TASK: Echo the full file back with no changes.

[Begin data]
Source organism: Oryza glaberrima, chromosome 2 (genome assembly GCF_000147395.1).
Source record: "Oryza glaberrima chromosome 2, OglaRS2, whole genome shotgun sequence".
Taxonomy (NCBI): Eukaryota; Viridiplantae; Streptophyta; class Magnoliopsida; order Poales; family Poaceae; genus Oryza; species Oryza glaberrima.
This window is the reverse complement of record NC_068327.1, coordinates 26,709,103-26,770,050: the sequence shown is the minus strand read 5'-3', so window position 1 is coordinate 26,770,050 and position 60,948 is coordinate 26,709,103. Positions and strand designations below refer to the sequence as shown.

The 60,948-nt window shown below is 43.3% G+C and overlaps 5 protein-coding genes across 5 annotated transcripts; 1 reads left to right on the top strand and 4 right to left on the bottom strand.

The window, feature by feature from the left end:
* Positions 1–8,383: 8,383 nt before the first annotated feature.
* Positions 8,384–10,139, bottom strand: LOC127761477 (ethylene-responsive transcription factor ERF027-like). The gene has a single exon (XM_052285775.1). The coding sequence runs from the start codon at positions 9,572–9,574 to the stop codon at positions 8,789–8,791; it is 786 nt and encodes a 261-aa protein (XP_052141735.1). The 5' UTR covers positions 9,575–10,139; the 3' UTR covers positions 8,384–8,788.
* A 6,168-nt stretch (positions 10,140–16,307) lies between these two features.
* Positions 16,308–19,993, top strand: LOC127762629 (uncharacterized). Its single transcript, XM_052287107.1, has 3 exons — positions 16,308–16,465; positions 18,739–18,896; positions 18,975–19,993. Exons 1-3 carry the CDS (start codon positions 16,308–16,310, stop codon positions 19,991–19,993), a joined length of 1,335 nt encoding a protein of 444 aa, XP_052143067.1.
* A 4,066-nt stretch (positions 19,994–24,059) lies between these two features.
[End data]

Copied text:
Source organism: Oryza glaberrima, chromosome 2 (genome assembly GCF_000147395.1).
Source record: "Oryza glaberrima chromosome 2, OglaRS2, whole genome shotgun sequence".
Taxonomy (NCBI): Eukaryota; Viridiplantae; Streptophyta; class Magnoliopsida; order Poales; family Poaceae; genus Oryza; species Oryza glaberrima.
This window is the reverse complement of record NC_068327.1, coordinates 26,709,103-26,770,050: the sequence shown is the minus strand read 5'-3', so window position 1 is coordinate 26,770,050 and position 60,948 is coordinate 26,709,103. Positions and strand designations below refer to the sequence as shown.

The 60,948-nt window shown below is 43.3% G+C and overlaps 5 protein-coding genes across 5 annotated transcripts; 1 reads left to right on the top strand and 4 right to left on the bottom strand.

The window, feature by feature from the left end:
* Positions 1–8,383: 8,383 nt before the first annotated feature.
* Positions 8,384–10,139, bottom strand: LOC127761477 (ethylene-responsive transcription factor ERF027-like). The gene has a single exon (XM_052285775.1). The coding sequence runs from the start codon at positions 9,572–9,574 to the stop codon at positions 8,789–8,791; it is 786 nt and encodes a 261-aa protein (XP_052141735.1). The 5' UTR covers positions 9,575–10,139; the 3' UTR covers positions 8,384–8,788.
* A 6,168-nt stretch (positions 10,140–16,307) lies between these two features.
* Positions 16,308–19,993, top strand: LOC127762629 (uncharacterized). Its single transcript, XM_052287107.1, has 3 exons — positions 16,308–16,465; positions 18,739–18,896; positions 18,975–19,993. Exons 1-3 carry the CDS (start codon positions 16,308–16,310, stop codon positions 19,991–19,993), a joined length of 1,335 nt encoding a protein of 444 aa, XP_052143067.1.
* A 4,066-nt stretch (positions 19,994–24,059) lies between these two features.